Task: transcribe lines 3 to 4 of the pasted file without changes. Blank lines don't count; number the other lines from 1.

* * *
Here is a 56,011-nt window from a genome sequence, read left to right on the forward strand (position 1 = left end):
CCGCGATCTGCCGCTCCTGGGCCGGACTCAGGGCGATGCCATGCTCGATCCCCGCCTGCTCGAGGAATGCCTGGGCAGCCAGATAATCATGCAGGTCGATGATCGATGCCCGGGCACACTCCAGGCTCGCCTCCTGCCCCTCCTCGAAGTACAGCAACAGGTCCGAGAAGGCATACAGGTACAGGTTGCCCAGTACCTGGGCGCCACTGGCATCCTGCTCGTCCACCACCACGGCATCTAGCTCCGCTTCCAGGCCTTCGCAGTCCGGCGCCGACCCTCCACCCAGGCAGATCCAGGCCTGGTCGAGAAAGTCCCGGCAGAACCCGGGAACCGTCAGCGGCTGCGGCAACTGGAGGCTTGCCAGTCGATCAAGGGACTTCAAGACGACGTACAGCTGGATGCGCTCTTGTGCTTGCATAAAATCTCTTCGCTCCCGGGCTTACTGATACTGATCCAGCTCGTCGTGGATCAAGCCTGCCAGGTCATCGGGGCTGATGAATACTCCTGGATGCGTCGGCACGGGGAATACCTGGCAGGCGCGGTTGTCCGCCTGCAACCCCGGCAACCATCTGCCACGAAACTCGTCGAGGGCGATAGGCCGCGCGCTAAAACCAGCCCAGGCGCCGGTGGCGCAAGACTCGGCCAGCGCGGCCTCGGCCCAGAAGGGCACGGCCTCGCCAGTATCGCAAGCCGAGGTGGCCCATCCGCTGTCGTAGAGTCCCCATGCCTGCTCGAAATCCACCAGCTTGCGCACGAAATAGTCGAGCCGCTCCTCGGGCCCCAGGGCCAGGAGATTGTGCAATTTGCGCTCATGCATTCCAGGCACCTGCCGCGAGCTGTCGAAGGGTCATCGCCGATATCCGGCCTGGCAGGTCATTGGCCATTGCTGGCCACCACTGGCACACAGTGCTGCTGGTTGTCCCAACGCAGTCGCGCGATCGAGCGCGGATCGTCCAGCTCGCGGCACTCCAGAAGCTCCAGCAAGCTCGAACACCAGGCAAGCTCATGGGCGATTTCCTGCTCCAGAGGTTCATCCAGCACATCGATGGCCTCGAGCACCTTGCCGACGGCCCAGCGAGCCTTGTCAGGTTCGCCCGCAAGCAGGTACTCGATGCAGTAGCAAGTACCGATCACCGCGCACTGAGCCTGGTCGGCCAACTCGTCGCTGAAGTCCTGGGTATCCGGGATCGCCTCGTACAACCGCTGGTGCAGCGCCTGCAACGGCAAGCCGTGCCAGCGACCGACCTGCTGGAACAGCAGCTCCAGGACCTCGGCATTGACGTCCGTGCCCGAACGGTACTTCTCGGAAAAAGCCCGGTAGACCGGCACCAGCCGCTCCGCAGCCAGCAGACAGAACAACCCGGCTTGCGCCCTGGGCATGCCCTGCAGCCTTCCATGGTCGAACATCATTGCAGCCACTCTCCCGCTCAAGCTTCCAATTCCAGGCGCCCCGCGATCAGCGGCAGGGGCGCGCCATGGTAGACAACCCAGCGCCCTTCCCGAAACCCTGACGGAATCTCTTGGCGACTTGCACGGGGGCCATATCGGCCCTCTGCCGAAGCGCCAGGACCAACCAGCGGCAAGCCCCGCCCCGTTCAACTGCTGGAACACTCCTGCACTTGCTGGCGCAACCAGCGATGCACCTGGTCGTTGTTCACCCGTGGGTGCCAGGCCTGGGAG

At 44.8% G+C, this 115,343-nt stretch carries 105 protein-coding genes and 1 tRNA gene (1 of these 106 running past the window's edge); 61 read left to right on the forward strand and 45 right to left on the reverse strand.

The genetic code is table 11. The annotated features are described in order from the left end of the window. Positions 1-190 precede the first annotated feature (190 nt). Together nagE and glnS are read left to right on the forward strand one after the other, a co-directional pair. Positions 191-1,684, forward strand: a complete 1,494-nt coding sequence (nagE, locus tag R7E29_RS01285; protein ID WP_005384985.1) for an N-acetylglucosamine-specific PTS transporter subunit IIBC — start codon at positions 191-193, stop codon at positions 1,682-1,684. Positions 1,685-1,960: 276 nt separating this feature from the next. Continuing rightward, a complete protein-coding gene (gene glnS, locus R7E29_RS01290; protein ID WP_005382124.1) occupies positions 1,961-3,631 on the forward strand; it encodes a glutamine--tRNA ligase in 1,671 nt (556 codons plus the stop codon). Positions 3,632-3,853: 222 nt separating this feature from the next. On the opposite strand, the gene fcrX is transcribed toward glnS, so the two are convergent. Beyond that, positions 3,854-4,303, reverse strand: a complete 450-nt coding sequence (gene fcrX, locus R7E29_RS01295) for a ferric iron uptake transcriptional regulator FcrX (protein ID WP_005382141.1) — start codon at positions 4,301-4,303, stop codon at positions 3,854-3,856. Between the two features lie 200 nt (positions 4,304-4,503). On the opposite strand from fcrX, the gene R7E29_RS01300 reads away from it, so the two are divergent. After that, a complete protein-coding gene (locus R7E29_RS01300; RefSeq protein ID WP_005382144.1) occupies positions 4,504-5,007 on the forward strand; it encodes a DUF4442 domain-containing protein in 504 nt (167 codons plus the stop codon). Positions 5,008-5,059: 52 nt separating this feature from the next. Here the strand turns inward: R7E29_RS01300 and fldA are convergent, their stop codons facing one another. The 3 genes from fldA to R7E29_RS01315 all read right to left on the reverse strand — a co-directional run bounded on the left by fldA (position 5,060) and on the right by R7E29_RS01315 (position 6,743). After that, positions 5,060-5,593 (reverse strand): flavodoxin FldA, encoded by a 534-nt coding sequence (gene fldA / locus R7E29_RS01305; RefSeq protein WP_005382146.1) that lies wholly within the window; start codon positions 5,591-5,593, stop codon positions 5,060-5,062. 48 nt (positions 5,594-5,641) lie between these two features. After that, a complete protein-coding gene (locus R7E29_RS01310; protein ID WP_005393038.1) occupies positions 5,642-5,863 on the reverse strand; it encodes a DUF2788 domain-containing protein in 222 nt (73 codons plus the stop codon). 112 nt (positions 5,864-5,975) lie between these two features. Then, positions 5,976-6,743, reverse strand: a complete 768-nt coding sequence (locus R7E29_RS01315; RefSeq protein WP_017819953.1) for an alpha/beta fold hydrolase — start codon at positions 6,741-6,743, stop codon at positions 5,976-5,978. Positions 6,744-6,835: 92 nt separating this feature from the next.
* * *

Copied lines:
At 44.8% G+C, this 115,343-nt stretch carries 105 protein-coding genes and 1 tRNA gene (1 of these 106 running past the window's edge); 61 read left to right on the forward strand and 45 right to left on the reverse strand.

The genetic code is table 11. The annotated features are described in order from the left end of the window. Positions 1-190 precede the first annotated feature (190 nt). Together nagE and glnS are read left to right on the forward strand one after the other, a co-directional pair. Positions 191-1,684, forward strand: a complete 1,494-nt coding sequence (nagE, locus tag R7E29_RS01285; protein ID WP_005384985.1) for an N-acetylglucosamine-specific PTS transporter subunit IIBC — start codon at positions 191-193, stop codon at positions 1,682-1,684. Positions 1,685-1,960: 276 nt separating this feature from the next. Continuing rightward, a complete protein-coding gene (gene glnS, locus R7E29_RS01290; protein ID WP_005382124.1) occupies positions 1,961-3,631 on the forward strand; it encodes a glutamine--tRNA ligase in 1,671 nt (556 codons plus the stop codon). Positions 3,632-3,853: 222 nt separating this feature from the next. On the opposite strand, the gene fcrX is transcribed toward glnS, so the two are convergent. Beyond that, positions 3,854-4,303, reverse strand: a complete 450-nt coding sequence (gene fcrX, locus R7E29_RS01295) for a ferric iron uptake transcriptional regulator FcrX (protein ID WP_005382141.1) — start codon at positions 4,301-4,303, stop codon at positions 3,854-3,856. Between the two features lie 200 nt (positions 4,304-4,503). On the opposite strand from fcrX, the gene R7E29_RS01300 reads away from it, so the two are divergent. After that, a complete protein-coding gene (locus R7E29_RS01300; RefSeq protein ID WP_005382144.1) occupies positions 4,504-5,007 on the forward strand; it encodes a DUF4442 domain-containing protein in 504 nt (167 codons plus the stop codon). Positions 5,008-5,059: 52 nt separating this feature from the next. Here the strand turns inward: R7E29_RS01300 and fldA are convergent, their stop codons facing one another. The 3 genes from fldA to R7E29_RS01315 all read right to left on the reverse strand — a co-directional run bounded on the left by fldA (position 5,060) and on the right by R7E29_RS01315 (position 6,743). After that, positions 5,060-5,593 (reverse strand): flavodoxin FldA, encoded by a 534-nt coding sequence (gene fldA / locus R7E29_RS01305; RefSeq protein WP_005382146.1) that lies wholly within the window; start codon positions 5,591-5,593, stop codon positions 5,060-5,062. 48 nt (positions 5,594-5,641) lie between these two features. After that, a complete protein-coding gene (locus R7E29_RS01310; protein ID WP_005393038.1) occupies positions 5,642-5,863 on the reverse strand; it encodes a DUF2788 domain-containing protein in 222 nt (73 codons plus the stop codon). 112 nt (positions 5,864-5,975) lie between these two features. Then, positions 5,976-6,743, reverse strand: a complete 768-nt coding sequence (locus R7E29_RS01315; RefSeq protein WP_017819953.1) for an alpha/beta fold hydrolase — start codon at positions 6,741-6,743, stop codon at positions 5,976-5,978. Positions 6,744-6,835: 92 nt separating this feature from the next.